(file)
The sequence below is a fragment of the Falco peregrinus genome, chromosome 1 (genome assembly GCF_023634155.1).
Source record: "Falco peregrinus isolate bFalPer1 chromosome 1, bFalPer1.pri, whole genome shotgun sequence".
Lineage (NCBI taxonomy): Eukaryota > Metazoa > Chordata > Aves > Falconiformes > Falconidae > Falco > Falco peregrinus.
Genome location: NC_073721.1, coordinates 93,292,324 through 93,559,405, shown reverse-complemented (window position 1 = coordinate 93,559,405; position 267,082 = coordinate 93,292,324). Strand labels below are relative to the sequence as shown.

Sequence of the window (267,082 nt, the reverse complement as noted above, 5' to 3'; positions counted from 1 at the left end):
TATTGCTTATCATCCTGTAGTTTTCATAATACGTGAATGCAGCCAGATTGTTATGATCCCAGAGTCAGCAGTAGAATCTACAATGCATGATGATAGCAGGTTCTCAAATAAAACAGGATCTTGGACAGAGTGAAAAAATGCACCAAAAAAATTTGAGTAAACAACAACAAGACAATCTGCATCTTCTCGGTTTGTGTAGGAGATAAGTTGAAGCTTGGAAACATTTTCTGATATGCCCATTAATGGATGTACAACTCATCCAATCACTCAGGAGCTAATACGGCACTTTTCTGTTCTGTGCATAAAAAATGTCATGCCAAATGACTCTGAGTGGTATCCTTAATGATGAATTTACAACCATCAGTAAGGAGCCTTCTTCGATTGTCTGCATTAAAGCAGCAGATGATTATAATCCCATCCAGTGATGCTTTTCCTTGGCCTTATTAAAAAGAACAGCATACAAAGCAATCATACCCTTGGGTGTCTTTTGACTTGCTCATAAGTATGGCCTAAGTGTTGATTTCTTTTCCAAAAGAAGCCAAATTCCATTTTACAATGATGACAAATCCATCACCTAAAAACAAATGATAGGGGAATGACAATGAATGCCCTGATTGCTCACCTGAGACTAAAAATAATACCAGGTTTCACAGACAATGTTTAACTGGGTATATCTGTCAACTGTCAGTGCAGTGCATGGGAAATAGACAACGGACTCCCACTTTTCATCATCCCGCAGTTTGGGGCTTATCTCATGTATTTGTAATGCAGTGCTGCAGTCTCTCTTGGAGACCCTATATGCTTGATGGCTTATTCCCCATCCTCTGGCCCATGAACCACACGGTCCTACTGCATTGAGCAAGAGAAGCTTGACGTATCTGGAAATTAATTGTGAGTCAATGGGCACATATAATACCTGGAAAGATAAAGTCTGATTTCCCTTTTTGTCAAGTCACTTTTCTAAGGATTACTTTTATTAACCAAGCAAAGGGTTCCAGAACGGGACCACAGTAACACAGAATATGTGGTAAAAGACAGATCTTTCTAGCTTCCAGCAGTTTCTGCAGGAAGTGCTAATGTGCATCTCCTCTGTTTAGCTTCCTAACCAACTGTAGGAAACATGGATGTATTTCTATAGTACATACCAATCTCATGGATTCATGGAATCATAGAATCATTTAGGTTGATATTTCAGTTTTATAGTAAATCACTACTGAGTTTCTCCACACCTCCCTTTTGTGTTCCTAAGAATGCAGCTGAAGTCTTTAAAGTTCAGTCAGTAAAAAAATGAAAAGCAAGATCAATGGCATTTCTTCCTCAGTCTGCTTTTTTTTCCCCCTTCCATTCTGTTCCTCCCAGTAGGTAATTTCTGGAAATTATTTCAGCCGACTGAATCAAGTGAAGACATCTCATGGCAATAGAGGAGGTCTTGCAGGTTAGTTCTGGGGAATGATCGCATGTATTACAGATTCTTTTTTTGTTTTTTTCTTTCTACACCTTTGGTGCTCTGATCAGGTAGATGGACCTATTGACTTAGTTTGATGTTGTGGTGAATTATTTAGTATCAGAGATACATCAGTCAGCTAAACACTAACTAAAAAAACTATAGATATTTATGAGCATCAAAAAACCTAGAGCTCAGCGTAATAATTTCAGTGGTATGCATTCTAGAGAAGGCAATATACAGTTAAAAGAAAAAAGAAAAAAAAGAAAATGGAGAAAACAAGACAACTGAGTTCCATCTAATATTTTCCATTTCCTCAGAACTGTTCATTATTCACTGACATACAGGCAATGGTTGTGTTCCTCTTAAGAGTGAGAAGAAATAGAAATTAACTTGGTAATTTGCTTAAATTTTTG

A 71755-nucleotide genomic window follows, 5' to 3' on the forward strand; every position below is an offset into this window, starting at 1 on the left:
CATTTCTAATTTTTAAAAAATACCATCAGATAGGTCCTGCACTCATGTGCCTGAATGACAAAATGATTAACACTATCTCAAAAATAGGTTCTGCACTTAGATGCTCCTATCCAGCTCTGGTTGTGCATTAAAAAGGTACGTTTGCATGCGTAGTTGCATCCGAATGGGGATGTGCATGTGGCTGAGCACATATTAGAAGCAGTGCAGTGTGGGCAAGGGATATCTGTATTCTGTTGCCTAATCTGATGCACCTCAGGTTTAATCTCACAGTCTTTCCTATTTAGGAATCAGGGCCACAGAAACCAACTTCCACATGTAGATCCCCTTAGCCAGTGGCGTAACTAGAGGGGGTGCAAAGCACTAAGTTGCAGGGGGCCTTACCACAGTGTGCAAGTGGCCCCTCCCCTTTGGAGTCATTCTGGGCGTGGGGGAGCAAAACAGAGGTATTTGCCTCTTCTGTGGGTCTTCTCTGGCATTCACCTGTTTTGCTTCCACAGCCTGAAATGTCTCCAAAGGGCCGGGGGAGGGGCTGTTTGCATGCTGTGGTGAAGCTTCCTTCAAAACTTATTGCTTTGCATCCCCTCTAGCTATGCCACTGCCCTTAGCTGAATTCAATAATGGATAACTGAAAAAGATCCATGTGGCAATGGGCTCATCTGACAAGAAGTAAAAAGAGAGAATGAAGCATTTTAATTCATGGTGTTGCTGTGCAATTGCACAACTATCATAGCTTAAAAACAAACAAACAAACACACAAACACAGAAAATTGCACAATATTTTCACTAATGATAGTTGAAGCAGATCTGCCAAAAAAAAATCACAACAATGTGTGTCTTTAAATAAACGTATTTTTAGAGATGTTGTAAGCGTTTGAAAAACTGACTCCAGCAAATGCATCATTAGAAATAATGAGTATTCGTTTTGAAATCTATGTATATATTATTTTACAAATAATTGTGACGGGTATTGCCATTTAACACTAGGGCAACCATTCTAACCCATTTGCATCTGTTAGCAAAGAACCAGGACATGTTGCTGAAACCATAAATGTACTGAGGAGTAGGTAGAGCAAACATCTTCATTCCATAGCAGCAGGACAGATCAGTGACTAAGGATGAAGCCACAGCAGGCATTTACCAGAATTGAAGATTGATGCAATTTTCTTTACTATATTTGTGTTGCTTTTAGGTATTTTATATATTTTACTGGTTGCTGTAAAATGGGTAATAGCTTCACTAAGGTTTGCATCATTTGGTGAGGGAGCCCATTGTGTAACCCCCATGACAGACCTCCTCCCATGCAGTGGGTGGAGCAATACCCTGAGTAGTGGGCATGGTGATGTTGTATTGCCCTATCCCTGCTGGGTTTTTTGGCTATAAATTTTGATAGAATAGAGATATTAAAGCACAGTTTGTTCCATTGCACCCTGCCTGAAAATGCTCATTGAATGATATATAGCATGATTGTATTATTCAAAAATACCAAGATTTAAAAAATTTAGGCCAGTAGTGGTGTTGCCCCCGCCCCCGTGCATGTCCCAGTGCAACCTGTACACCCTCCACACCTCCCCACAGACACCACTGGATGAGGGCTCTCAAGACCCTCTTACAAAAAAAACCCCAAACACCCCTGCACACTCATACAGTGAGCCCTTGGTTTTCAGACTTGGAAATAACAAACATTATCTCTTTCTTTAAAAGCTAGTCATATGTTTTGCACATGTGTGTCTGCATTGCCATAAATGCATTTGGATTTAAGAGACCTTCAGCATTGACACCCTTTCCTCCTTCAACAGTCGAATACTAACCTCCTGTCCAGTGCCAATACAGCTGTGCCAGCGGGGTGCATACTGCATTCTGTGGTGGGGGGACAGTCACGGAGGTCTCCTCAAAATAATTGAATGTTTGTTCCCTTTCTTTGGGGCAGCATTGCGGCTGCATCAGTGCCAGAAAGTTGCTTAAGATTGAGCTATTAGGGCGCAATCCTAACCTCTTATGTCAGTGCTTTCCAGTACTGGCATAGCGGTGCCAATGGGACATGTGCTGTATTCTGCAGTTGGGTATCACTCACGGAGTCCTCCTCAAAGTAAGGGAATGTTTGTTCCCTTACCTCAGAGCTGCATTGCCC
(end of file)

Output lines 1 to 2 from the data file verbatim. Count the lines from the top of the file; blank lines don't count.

The sequence below is a fragment of the Falco peregrinus genome, chromosome 1 (genome assembly GCF_023634155.1).
Source record: "Falco peregrinus isolate bFalPer1 chromosome 1, bFalPer1.pri, whole genome shotgun sequence".